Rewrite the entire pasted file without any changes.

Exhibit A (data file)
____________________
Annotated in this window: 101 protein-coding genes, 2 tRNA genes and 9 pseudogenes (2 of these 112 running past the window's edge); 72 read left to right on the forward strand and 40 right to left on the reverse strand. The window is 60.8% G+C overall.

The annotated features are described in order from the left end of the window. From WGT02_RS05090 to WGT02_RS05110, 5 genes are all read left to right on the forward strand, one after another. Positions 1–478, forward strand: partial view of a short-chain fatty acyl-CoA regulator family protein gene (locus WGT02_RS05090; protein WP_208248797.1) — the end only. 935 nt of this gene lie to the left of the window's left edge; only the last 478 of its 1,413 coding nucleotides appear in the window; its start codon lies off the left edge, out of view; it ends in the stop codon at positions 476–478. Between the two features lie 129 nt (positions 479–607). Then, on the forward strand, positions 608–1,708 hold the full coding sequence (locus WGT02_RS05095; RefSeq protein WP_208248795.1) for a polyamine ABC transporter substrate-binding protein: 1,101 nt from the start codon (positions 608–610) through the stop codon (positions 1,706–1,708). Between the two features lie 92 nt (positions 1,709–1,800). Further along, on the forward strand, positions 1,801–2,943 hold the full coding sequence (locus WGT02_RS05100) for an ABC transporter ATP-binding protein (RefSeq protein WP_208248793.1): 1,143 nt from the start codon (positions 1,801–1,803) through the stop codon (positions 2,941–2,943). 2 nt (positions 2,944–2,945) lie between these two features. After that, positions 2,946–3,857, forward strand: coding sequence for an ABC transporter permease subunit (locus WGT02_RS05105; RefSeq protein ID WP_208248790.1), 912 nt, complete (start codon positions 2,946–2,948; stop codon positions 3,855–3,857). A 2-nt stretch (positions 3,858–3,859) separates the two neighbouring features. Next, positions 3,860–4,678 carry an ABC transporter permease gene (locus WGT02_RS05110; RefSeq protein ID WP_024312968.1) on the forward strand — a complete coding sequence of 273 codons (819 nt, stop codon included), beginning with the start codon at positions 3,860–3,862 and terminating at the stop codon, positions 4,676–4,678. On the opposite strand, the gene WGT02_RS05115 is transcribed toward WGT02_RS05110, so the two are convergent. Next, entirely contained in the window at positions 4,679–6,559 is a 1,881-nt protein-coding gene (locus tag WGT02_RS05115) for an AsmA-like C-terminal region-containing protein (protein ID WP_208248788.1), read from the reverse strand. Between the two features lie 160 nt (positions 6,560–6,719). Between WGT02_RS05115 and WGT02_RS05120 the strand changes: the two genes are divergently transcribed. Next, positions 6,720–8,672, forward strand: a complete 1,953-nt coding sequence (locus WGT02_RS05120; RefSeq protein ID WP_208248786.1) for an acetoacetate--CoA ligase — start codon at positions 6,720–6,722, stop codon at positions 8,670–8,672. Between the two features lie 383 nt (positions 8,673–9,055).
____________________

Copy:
Annotated in this window: 101 protein-coding genes, 2 tRNA genes and 9 pseudogenes (2 of these 112 running past the window's edge); 72 read left to right on the forward strand and 40 right to left on the reverse strand. The window is 60.8% G+C overall.

The annotated features are described in order from the left end of the window. From WGT02_RS05090 to WGT02_RS05110, 5 genes are all read left to right on the forward strand, one after another. Positions 1–478, forward strand: partial view of a short-chain fatty acyl-CoA regulator family protein gene (locus WGT02_RS05090; protein WP_208248797.1) — the end only. 935 nt of this gene lie to the left of the window's left edge; only the last 478 of its 1,413 coding nucleotides appear in the window; its start codon lies off the left edge, out of view; it ends in the stop codon at positions 476–478. Between the two features lie 129 nt (positions 479–607). Then, on the forward strand, positions 608–1,708 hold the full coding sequence (locus WGT02_RS05095; RefSeq protein WP_208248795.1) for a polyamine ABC transporter substrate-binding protein: 1,101 nt from the start codon (positions 608–610) through the stop codon (positions 1,706–1,708). Between the two features lie 92 nt (positions 1,709–1,800). Further along, on the forward strand, positions 1,801–2,943 hold the full coding sequence (locus WGT02_RS05100) for an ABC transporter ATP-binding protein (RefSeq protein WP_208248793.1): 1,143 nt from the start codon (positions 1,801–1,803) through the stop codon (positions 2,941–2,943). 2 nt (positions 2,944–2,945) lie between these two features. After that, positions 2,946–3,857, forward strand: coding sequence for an ABC transporter permease subunit (locus WGT02_RS05105; RefSeq protein ID WP_208248790.1), 912 nt, complete (start codon positions 2,946–2,948; stop codon positions 3,855–3,857). A 2-nt stretch (positions 3,858–3,859) separates the two neighbouring features. Next, positions 3,860–4,678 carry an ABC transporter permease gene (locus WGT02_RS05110; RefSeq protein ID WP_024312968.1) on the forward strand — a complete coding sequence of 273 codons (819 nt, stop codon included), beginning with the start codon at positions 3,860–3,862 and terminating at the stop codon, positions 4,676–4,678. On the opposite strand, the gene WGT02_RS05115 is transcribed toward WGT02_RS05110, so the two are convergent. Next, entirely contained in the window at positions 4,679–6,559 is a 1,881-nt protein-coding gene (locus tag WGT02_RS05115) for an AsmA-like C-terminal region-containing protein (protein ID WP_208248788.1), read from the reverse strand. Between the two features lie 160 nt (positions 6,560–6,719). Between WGT02_RS05115 and WGT02_RS05120 the strand changes: the two genes are divergently transcribed. Next, positions 6,720–8,672, forward strand: a complete 1,953-nt coding sequence (locus WGT02_RS05120; RefSeq protein ID WP_208248786.1) for an acetoacetate--CoA ligase — start codon at positions 6,720–6,722, stop codon at positions 8,670–8,672. Between the two features lie 383 nt (positions 8,673–9,055).